It Can Help Control Parasite Reproduction

According to a study, tomato peel powder can help control parasite reproduction and that way reduces the chances of chickens getting infested with parasites, which is especially good for people who are growing chickens for meat.

Potential Risks of Feeding Tomato to Your Chickens

Can Chickens Eat Grapes - Potential Risks of Feeding Tomato to Your Chickens

When chickens eat tomatoes in moderation, it can help improve their health and add up to a healthy lifestyle in a flock. But, what happens when you feed them too many tomatoes? Unfortunately, when chickens eat too many tomatoes, that also comes with certain risks. Here is what those risks entail.

  • Solanine Toxicity: As mentioned earlier in the article, unripe tomato is equipped with solanine, a compound that can prove to be very toxic for chickens, especially in excessive amounts. While the same compound is considered to be good for pest control, it can cause intoxication in chickens.
  • Diarrhea: Tomato is a great source of hydration for chickens, which is important in the summer days. However, excess amounts of tomato can cause digestion issues, one of them being diarrhea. They are highly acidic, especially because of the tomato pulp which can lead to poorer nutrient absorption. Additionally, eating too many tomatoes can lead to gastrointestinal inflammation in chickens.
  • Egg Yolk Discoloration: Even though chickens benefit from eating tomatoes when it comes to egg production, it also has its own side effects. If they eat tomatoes in excessive amounts, it can lead to the discoloration of egg yolks. While this is not a serious concern, egg producers want to ensure the colors are healthy and of consistent color for manufacturing.
  • Risk of Contracting Salmonella: According to a study in the Journal of Food Protection, chickens may get infected from salmonella from contaminated tomatoes, which can lead to potential Salmonella contamination in eggs. That’s why it’s important to wash tomatoes beforehand, and only feed them with tomatoes in moderation.

How to Properly Feed Tomatoes to Chickens

We saw above that tomatoes, make a very healthy treat for chickens when consumed in moderation, they also come with numerous health risks that can jeopardize the lives of chickens. That’s why many farmers practice healthy ways to feed tomatoes to chickens.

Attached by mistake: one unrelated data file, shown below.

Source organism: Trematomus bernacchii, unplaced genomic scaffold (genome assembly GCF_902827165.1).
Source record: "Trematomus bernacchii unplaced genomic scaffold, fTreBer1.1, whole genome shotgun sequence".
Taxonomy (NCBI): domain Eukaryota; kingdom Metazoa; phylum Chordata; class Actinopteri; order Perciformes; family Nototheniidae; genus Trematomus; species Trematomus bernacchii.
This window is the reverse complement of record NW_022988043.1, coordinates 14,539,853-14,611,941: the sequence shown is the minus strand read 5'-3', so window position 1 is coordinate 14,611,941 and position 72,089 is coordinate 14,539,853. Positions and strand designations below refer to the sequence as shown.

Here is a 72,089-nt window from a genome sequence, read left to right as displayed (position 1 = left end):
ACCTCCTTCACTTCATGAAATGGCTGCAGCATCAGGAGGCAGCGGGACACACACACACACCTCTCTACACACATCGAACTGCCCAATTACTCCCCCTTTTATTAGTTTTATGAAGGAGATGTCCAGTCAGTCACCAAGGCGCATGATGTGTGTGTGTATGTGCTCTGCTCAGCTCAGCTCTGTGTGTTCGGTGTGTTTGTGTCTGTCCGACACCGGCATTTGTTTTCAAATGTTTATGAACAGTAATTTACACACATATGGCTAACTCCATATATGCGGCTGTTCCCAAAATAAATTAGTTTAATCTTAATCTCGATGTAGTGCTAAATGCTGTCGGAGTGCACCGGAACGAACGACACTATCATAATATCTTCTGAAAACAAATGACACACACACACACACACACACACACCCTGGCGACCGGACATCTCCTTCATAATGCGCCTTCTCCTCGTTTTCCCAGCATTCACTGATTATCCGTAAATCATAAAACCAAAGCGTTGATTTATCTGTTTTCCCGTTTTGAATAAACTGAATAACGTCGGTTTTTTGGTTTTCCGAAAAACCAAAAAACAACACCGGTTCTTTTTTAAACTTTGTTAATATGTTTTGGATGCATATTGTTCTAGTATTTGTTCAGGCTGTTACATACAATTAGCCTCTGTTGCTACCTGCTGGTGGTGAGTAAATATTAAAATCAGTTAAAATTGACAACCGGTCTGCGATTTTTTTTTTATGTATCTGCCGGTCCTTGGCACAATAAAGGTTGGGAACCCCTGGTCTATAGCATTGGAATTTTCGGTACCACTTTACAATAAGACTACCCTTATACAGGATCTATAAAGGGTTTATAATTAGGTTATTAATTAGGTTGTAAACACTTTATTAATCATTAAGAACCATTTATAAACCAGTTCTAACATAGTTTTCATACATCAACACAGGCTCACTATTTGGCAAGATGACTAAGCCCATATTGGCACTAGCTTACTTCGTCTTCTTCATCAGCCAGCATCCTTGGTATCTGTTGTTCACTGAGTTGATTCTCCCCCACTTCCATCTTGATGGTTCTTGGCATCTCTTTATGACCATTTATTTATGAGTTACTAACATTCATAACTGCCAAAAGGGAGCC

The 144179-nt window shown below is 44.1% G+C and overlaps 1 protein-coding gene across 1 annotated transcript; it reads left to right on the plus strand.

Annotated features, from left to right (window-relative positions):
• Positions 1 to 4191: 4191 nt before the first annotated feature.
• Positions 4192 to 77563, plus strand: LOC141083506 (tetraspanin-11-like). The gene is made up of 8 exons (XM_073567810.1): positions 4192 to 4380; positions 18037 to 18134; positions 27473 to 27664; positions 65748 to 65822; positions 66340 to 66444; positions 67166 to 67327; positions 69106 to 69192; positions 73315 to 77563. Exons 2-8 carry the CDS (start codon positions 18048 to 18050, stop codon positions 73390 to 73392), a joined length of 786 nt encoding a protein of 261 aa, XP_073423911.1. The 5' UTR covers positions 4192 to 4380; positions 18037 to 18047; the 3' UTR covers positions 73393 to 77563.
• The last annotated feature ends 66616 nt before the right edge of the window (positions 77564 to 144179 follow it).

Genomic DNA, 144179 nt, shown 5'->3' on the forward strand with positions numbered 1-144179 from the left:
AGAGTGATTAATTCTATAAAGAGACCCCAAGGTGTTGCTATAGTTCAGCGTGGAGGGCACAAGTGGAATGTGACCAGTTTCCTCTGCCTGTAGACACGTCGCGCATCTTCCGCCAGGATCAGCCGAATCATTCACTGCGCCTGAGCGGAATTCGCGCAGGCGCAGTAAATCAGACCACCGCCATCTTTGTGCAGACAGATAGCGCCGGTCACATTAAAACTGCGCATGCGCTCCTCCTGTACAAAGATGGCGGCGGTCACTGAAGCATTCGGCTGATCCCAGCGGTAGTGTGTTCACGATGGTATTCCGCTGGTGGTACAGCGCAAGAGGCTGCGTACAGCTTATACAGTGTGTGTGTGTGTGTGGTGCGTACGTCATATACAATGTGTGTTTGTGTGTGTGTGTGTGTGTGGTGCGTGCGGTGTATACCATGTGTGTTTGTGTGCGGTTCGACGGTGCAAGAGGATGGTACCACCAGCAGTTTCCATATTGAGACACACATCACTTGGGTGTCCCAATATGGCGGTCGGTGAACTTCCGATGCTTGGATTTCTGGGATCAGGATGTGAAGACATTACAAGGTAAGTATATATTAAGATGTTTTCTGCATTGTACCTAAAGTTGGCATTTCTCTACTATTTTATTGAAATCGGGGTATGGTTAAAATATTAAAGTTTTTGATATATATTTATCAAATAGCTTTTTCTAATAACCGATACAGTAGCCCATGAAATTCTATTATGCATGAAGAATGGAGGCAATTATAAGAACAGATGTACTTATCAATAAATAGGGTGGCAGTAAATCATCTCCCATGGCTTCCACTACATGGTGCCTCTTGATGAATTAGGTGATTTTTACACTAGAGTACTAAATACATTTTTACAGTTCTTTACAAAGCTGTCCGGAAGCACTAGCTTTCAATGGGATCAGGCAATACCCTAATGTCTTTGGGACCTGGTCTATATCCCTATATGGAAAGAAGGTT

The video below represents one of the possible ways to feed tomatoes to your chickens. Make sure to check it out and below we’ll talk about how to appropriately feed tomatoes to your chickens.

Use Ripe Tomatoes Only

We can’t stress enough how important it is for your chickens to eat only ripe tomatoes. Whether you’re feeding your chickens with traditional tomatoes, cherry tomatoes, or some other sort, it’s super-important to consider only red, ripe, plump tomatoes to avoid solanine intoxication, as well as the intoxication of some other kinds.

Dice the Tomatoes

Can Chickens Eat Grapes - Dice the Tomatoes

Even though we saw that chickens can eat tomatoes from your hand simply by nipping small slices of it, it’d be best to cut the tomatoes along with some other treats like blueberries, or even lettuce salad and let them eat it all as a whole. This way, you’ll ensure that all the chickens can eat an adequate amount of tomatoes and won’t choke on them. More importantly, you won’t have to stand by their side the whole time and can let them eat independently.

Wash the Tomatoes Thoroughly

Given that studies have found that there are salmonella-contaminated tomatoes that can contaminate chicken eggs also, it’d be best to wash tomatoes thoroughly to prevent any kind of contamination. Wash the tomatoes around all the sides to make sure any dirt, parasites, or bacteria has been removed.

Don’t Feed them With Leaves or Crops

Explicitly use only tomato fruits and void using leaves, roots, or crops, as that can result in solanine intoxication. The leaves and the tomato plant in general are not meant for eating, and if the crops are close to your chicken coops, make sure to protect them with a fence or plastic coverage that will prevent the chickens from entering.

Editor’s notes: If you’re feeding your chickens with whole tomatoes, make sure to remove the leaves that are located on top of its root. You can additionally prevent any negative side effects from tomato consumption.


Tomatoes can be a part of chicken feed through tomato waste, or delicious treats that they can consume 2-3 times per week. Chickens love tomatoes and if you see that they thoroughly enjoy them, you shouldn’t take that away from them. As long as they’re eating in moderation, you can ensure to feed them tomatoes along with other fruits and vegetables on a few occasions per week.

Tomato is rich in antioxidants, vitamins, and minerals such as Vitamin A, C, E, and K, as well as supplements like Zinc, Iron, Calcium, and Folate. They are also quite flavorful and juicy, so chickens will enjoy them.